Primarily, I'm just expressing general dismay that roses which already have one name are given another (not lodging a complaint about HMF). Not everyone understands that the concept of "synonyms" is a bit different in biological nomenclature (in which names have, or don't have, priority) than it is in general word usage and lexicography (in which all true synonyms are more or less of equal merit), and consequently some will think that it's as proper to use a name with less priority as it is to use one with greater priority, or don't concern themselves with making a distinction.
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Reply #5 of 10 posted 9 OCT by Marlorena
...this has been going on forever hasn't it? I don't like it either, I wish they would keep their original names, but lots of roses introduced here in England have gone through an unfortunate name change... e.g. Julia Child = Absolutely Fabulous... and your 'Fourth of July' is 'Crazy For You' over here.... which I think is rather funny considering the history...
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Reply #8 of 10 posted 10 OCT by Nastarana
I don't like it either but it is not illegal. The late John Clements was notorious for the practice. And, there are gardeners who simply will not buy any plant which has what they consider a stuck up fancy pants name. And then the adorable chipmunks and rainbows crowd wants sentimental names, the stickier and ickier the better, it seems to me. I gather that breeders working for companies like pre-bankruptcy J&P had no control over which rose would be introduced nor over names.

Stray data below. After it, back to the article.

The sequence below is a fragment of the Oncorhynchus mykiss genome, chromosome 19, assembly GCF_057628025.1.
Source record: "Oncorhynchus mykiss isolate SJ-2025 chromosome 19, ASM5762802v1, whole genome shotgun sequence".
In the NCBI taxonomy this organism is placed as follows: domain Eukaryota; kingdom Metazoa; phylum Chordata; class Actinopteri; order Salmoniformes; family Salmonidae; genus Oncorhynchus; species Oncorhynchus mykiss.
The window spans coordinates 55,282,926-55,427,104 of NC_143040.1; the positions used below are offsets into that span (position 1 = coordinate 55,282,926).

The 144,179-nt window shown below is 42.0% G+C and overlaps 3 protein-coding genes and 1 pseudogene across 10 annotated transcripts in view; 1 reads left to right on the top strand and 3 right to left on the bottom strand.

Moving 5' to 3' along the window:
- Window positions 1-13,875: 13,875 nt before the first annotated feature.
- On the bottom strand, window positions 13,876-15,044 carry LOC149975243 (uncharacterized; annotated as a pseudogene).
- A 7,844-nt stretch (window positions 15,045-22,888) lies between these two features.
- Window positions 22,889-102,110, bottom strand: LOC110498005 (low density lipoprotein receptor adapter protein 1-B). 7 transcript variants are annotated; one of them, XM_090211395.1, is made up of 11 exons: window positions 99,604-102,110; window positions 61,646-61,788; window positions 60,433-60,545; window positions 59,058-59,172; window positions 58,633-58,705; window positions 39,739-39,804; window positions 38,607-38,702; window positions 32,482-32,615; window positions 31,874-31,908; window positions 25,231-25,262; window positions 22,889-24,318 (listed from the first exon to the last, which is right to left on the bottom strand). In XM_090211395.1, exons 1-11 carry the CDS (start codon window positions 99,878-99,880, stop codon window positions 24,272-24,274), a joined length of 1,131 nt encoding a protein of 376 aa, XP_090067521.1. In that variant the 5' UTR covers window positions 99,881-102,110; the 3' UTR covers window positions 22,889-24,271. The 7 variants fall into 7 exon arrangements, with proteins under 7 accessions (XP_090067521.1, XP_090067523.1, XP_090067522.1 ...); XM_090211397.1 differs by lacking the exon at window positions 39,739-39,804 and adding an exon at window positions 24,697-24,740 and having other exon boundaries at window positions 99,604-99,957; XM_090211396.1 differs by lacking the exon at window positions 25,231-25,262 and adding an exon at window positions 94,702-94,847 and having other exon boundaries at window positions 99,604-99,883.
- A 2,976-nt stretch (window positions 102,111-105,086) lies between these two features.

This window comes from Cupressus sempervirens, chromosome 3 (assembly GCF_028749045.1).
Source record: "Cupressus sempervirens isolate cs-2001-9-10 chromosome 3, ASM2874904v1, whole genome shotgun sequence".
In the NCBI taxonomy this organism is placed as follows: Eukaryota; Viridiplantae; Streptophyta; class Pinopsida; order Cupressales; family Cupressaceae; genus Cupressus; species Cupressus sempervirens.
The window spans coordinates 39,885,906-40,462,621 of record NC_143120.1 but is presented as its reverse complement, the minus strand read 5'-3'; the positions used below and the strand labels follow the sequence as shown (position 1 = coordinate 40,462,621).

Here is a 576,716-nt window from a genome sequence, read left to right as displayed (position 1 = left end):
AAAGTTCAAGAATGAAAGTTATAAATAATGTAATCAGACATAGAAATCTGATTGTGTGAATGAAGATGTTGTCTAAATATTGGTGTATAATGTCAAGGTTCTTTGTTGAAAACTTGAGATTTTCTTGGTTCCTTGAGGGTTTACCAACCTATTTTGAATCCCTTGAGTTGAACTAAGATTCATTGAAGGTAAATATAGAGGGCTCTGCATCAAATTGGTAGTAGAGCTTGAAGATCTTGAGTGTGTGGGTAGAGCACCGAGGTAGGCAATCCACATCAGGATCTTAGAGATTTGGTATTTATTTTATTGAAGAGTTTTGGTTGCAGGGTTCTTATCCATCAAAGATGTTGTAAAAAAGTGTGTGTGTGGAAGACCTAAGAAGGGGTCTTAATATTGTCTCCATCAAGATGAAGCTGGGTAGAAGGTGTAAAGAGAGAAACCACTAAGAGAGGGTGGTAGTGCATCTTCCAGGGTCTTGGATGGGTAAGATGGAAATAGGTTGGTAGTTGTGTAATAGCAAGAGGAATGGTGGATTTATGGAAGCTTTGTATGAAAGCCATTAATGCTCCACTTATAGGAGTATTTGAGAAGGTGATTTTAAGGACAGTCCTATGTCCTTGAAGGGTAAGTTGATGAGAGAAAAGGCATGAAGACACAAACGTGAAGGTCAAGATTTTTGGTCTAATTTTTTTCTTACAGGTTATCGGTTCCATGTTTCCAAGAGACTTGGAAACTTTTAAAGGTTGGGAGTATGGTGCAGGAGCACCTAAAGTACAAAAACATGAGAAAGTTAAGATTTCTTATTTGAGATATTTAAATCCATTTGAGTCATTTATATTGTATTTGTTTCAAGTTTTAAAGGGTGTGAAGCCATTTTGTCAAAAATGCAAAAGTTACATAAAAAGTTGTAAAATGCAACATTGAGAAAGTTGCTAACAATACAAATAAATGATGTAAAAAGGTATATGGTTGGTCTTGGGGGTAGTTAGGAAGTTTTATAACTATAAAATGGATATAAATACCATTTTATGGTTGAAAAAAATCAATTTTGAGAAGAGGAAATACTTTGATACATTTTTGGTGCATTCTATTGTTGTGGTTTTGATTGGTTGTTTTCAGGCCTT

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Reply #10 of 10 posted 11 OCT by jedmar
...chipmunks and rainbows crowd?
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Reply #6 of 10 posted 9 OCT by jedmar
I personally don't like it either, however it seems now standard marketing practice to have different names for the same rose in different markets. Another unfortunate practice from the point of view of the gardener is the recycling of names. The known "brand" is thus passed on to a new rose which has another 20 years of patent protection. There is a lot of effort on our side to try to bring some light into this jungle. Some nursery companies have now stopped publishing the unique breeder codes of their novelties, probably to make it more difficult to assign the synonyms. This is short-sighted.
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Reply #7 of 10 posted 10 OCT by Margaret Furness
Alister Clark complained about it in 1930. See the reference recently added to William R. Smith by Billy Teabag.
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Reply #9 of 10 posted 10 OCT by Marlorena
Some German names are problematic for us in England...so it isn't surprising they get changed really... I mean I can't imagine anyone here picking up a rose named 'Herz Ass' [Tantau rose]….unless as some kind of a joke... I might though, as I would 'Mainzer Fastnacht'...but most would be put off by that I think, but change it to 'Blue Moon' and it's been a winner for decades...